My company is investigating how we might do "regression testing" of our NX 9 ufuncs, which have BlockStyler UIs. That is, we want to be able to test that any of our ongoing modifications of our ufuncs doesn't break their existing required behavior. And we'd like to automate testing as much as possible. So far, the best we've come up with is to record macros, and associate screenshots with each -- a human tester runs the macro, which loads a part and a ufunc and exercises some functionality of the ufunc, and then the human tester visually compares the on-screen results with the screenshot. I suspect there's a better way than this.
We use macros because 1) We want non-programmer end-users to be able to write some of these tests, although this is not a hard requirement, and 2) it seems journals can't interact with ufuncs. Please correct me if I'm wrong about this second point -- is it possible to perhaps have a journal directly call a ufunc's button callbacks, tug on a csys, etc?
We have the "check" performed by a human because we don't know how to perform "checks" in NX. Is there an easy way to specify test conditions, such as "this bend should be a right angle" or "this flange should be 2 inches long"?
"Checks" are easier to perform in ufuncs. But we don't know how to do the rest of the testing in a ufunc. Is it possible to record a journal or a macro, and then invoke that macro from a ufunc? Or is it possible to manipulate a csys, click Block UI Styler buttons, etc, from ufunc code? (Our ufuncs are written in C++ and C, so I'm mostly interested in doing this in those languages, although I'm open to hearing about how to do it even if it requires C# or VB.)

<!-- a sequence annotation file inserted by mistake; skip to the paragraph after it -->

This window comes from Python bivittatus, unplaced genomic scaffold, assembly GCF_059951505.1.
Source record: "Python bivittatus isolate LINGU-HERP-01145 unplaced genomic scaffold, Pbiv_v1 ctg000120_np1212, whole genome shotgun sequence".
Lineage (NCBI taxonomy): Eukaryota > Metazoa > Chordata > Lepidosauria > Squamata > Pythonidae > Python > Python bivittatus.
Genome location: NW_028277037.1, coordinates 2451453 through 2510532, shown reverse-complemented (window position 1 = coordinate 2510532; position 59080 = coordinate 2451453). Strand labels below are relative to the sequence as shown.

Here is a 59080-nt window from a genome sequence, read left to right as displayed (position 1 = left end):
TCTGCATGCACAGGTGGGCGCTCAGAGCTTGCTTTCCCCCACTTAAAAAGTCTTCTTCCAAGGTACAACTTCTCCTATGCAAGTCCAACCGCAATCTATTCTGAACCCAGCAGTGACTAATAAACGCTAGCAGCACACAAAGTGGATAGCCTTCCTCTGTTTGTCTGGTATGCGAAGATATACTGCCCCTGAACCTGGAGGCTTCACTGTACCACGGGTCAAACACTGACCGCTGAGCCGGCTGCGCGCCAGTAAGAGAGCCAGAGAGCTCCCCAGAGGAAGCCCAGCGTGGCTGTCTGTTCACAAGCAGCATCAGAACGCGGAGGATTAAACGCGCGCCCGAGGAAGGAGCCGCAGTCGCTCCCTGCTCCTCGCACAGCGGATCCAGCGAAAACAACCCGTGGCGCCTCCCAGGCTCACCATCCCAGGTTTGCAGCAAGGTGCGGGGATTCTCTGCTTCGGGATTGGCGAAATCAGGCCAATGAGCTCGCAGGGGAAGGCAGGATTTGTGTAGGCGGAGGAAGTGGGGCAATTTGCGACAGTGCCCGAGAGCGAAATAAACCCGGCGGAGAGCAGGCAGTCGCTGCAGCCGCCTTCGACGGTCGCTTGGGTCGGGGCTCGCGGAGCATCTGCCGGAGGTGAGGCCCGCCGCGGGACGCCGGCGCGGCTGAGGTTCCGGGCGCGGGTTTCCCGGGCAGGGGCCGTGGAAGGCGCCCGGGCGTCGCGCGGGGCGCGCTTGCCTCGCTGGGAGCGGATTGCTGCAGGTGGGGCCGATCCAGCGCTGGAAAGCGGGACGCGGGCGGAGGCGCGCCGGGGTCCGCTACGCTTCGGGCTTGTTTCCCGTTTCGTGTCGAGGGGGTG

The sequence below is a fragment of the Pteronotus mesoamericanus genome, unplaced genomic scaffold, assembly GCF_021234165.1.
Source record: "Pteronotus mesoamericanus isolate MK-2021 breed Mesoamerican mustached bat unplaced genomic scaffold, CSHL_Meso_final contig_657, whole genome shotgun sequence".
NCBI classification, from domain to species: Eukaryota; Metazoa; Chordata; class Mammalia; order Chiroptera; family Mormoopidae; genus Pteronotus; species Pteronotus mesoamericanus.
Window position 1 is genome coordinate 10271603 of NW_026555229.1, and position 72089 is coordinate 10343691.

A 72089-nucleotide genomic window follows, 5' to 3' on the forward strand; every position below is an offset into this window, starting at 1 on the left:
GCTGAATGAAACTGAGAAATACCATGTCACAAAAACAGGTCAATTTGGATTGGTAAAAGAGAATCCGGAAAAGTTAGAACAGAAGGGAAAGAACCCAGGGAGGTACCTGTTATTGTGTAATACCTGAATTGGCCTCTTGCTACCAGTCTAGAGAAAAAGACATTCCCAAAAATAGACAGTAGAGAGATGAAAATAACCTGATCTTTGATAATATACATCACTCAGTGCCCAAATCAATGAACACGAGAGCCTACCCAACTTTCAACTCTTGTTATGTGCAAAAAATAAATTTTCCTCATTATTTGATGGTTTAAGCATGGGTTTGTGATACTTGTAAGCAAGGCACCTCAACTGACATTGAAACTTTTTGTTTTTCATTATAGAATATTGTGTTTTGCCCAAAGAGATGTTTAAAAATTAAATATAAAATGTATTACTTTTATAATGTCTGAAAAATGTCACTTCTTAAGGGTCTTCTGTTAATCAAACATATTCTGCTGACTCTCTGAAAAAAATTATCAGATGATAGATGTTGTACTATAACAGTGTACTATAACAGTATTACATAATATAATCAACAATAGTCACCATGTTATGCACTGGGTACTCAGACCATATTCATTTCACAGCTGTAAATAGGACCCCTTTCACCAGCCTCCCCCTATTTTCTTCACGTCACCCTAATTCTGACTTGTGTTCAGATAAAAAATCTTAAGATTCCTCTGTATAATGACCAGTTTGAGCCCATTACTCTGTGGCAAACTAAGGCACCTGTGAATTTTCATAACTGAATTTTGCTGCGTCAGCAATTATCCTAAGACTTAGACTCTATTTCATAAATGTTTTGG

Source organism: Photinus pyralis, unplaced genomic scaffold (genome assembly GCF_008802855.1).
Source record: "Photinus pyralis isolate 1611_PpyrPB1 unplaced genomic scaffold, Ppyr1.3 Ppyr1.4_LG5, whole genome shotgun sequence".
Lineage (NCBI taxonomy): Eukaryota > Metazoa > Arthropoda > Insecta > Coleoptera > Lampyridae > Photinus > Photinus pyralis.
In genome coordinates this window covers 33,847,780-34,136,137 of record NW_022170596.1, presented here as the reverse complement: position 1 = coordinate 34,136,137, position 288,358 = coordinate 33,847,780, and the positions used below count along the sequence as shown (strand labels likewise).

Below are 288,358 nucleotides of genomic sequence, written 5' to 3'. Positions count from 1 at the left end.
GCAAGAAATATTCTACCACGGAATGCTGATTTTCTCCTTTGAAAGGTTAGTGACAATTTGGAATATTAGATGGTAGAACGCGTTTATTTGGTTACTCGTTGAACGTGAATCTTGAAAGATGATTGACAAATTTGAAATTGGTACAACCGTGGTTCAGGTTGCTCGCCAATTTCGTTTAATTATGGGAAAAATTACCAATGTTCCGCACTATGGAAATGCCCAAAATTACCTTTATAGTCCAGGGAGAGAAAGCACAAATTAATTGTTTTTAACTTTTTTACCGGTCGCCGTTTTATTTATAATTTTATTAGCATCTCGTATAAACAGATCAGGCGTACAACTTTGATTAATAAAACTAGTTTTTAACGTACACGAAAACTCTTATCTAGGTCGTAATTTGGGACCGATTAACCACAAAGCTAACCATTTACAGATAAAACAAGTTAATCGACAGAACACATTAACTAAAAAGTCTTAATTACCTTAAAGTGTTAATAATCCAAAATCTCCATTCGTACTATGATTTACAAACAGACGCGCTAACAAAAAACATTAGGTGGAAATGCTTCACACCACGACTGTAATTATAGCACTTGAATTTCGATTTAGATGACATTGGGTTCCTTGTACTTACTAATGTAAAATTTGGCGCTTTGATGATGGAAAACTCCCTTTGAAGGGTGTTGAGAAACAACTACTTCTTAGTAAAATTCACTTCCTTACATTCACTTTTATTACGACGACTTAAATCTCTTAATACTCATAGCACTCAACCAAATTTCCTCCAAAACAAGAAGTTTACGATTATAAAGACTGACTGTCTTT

Solved! Go to Solution.
Note if differences can be found by comparing the final solid bodies, Analysis -> Model Compare may be useful for finding differences.
Production: NX10.0.3.5 MP16/TC11.2
I'd rather be e-steamed than e-diseaseled
Ah, great. So I save the "before" part, record a macro that exercises the funtionality under test to transform the part, then save the "after" part. And then edit the macro to perform Model Compare against the "after" part.
The only catch is, like you said, I have to create solid bodies. Which is turning out to be difficult for the buggy legacy module I'm using, but I think I'm going to try to go down this route anyway.